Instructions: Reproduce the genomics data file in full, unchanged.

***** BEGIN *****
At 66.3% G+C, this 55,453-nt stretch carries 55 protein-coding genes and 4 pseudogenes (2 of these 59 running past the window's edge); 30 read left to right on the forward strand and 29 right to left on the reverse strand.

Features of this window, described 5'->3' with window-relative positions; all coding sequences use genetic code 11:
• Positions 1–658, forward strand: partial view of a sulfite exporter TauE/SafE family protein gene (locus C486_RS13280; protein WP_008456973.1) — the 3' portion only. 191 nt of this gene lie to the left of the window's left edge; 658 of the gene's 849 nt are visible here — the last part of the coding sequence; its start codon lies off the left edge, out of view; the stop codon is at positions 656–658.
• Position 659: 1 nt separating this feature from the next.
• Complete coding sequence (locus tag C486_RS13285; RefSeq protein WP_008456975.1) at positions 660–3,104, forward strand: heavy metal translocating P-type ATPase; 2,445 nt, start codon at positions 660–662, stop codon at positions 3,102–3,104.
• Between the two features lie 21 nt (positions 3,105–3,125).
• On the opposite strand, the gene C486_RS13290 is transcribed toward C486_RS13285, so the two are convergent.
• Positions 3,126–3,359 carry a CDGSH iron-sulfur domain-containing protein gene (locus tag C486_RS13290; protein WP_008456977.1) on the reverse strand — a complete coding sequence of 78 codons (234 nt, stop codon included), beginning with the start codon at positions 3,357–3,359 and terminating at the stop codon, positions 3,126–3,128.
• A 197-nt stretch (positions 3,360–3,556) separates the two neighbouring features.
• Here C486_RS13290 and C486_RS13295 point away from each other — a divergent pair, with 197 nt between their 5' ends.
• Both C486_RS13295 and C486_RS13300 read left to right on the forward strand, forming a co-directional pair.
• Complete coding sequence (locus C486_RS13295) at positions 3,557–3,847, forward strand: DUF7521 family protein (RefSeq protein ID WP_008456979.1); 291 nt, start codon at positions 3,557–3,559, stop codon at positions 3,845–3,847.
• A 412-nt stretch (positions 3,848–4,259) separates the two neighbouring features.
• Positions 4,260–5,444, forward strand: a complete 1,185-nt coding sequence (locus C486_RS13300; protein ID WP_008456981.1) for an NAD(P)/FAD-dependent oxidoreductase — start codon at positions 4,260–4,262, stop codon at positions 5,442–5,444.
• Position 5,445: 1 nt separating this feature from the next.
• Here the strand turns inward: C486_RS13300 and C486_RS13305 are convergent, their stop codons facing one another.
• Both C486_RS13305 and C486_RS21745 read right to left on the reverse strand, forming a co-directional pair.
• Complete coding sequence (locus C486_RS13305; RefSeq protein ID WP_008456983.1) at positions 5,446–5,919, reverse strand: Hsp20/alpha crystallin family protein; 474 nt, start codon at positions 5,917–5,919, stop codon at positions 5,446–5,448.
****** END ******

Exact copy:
At 66.3% G+C, this 55,453-nt stretch carries 55 protein-coding genes and 4 pseudogenes (2 of these 59 running past the window's edge); 30 read left to right on the forward strand and 29 right to left on the reverse strand.

Features of this window, described 5'->3' with window-relative positions; all coding sequences use genetic code 11:
• Positions 1–658, forward strand: partial view of a sulfite exporter TauE/SafE family protein gene (locus C486_RS13280; protein WP_008456973.1) — the 3' portion only. 191 nt of this gene lie to the left of the window's left edge; 658 of the gene's 849 nt are visible here — the last part of the coding sequence; its start codon lies off the left edge, out of view; the stop codon is at positions 656–658.
• Position 659: 1 nt separating this feature from the next.
• Complete coding sequence (locus tag C486_RS13285; RefSeq protein WP_008456975.1) at positions 660–3,104, forward strand: heavy metal translocating P-type ATPase; 2,445 nt, start codon at positions 660–662, stop codon at positions 3,102–3,104.
• Between the two features lie 21 nt (positions 3,105–3,125).
• On the opposite strand, the gene C486_RS13290 is transcribed toward C486_RS13285, so the two are convergent.
• Positions 3,126–3,359 carry a CDGSH iron-sulfur domain-containing protein gene (locus tag C486_RS13290; protein WP_008456977.1) on the reverse strand — a complete coding sequence of 78 codons (234 nt, stop codon included), beginning with the start codon at positions 3,357–3,359 and terminating at the stop codon, positions 3,126–3,128.
• A 197-nt stretch (positions 3,360–3,556) separates the two neighbouring features.
• Here C486_RS13290 and C486_RS13295 point away from each other — a divergent pair, with 197 nt between their 5' ends.
• Both C486_RS13295 and C486_RS13300 read left to right on the forward strand, forming a co-directional pair.
• Complete coding sequence (locus C486_RS13295) at positions 3,557–3,847, forward strand: DUF7521 family protein (RefSeq protein ID WP_008456979.1); 291 nt, start codon at positions 3,557–3,559, stop codon at positions 3,845–3,847.
• A 412-nt stretch (positions 3,848–4,259) separates the two neighbouring features.
• Positions 4,260–5,444, forward strand: a complete 1,185-nt coding sequence (locus C486_RS13300; protein ID WP_008456981.1) for an NAD(P)/FAD-dependent oxidoreductase — start codon at positions 4,260–4,262, stop codon at positions 5,442–5,444.
• Position 5,445: 1 nt separating this feature from the next.
• Here the strand turns inward: C486_RS13300 and C486_RS13305 are convergent, their stop codons facing one another.
• Both C486_RS13305 and C486_RS21745 read right to left on the reverse strand, forming a co-directional pair.
• Complete coding sequence (locus C486_RS13305; RefSeq protein ID WP_008456983.1) at positions 5,446–5,919, reverse strand: Hsp20/alpha crystallin family protein; 474 nt, start codon at positions 5,917–5,919, stop codon at positions 5,446–5,448.